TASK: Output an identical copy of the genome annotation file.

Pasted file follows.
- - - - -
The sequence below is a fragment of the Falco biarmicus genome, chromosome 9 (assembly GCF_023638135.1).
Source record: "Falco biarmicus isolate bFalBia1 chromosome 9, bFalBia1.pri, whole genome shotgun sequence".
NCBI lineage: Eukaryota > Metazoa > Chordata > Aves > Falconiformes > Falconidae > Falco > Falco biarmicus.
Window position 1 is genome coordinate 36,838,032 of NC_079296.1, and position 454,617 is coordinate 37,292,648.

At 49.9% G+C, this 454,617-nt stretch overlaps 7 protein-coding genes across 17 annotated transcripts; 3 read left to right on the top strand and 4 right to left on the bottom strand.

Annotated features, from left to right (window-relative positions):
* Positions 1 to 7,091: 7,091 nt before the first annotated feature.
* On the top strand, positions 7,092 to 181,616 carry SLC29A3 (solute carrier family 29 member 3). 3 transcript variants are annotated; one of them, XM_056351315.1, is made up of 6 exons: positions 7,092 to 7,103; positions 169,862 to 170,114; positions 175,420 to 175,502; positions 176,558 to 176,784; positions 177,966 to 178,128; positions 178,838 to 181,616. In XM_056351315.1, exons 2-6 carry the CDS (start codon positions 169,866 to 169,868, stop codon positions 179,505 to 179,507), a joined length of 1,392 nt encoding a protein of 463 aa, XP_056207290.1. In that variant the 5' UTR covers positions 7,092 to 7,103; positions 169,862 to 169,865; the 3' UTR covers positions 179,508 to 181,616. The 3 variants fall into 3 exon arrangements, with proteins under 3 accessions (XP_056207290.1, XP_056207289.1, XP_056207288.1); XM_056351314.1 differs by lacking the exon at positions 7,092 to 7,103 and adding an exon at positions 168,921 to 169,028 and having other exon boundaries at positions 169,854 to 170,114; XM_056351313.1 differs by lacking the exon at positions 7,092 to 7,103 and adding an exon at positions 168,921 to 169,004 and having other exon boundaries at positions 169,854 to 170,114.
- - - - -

The sequence below is a fragment of the Falco biarmicus genome, chromosome 9 (assembly GCF_023638135.1).
Source record: "Falco biarmicus isolate bFalBia1 chromosome 9, bFalBia1.pri, whole genome shotgun sequence".
NCBI lineage: Eukaryota > Metazoa > Chordata > Aves > Falconiformes > Falconidae > Falco > Falco biarmicus.
Window position 1 is genome coordinate 36,838,032 of NC_079296.1, and position 454,617 is coordinate 37,292,648.

At 49.9% G+C, this 454,617-nt stretch overlaps 7 protein-coding genes across 17 annotated transcripts; 3 read left to right on the top strand and 4 right to left on the bottom strand.

Annotated features, from left to right (window-relative positions):
* Positions 1 to 7,091: 7,091 nt before the first annotated feature.
* On the top strand, positions 7,092 to 181,616 carry SLC29A3 (solute carrier family 29 member 3). 3 transcript variants are annotated; one of them, XM_056351315.1, is made up of 6 exons: positions 7,092 to 7,103; positions 169,862 to 170,114; positions 175,420 to 175,502; positions 176,558 to 176,784; positions 177,966 to 178,128; positions 178,838 to 181,616. In XM_056351315.1, exons 2-6 carry the CDS (start codon positions 169,866 to 169,868, stop codon positions 179,505 to 179,507), a joined length of 1,392 nt encoding a protein of 463 aa, XP_056207290.1. In that variant the 5' UTR covers positions 7,092 to 7,103; positions 169,862 to 169,865; the 3' UTR covers positions 179,508 to 181,616. The 3 variants fall into 3 exon arrangements, with proteins under 3 accessions (XP_056207290.1, XP_056207289.1, XP_056207288.1); XM_056351314.1 differs by lacking the exon at positions 7,092 to 7,103 and adding an exon at positions 168,921 to 169,028 and having other exon boundaries at positions 169,854 to 170,114; XM_056351313.1 differs by lacking the exon at positions 7,092 to 7,103 and adding an exon at positions 168,921 to 169,004 and having other exon boundaries at positions 169,854 to 170,114.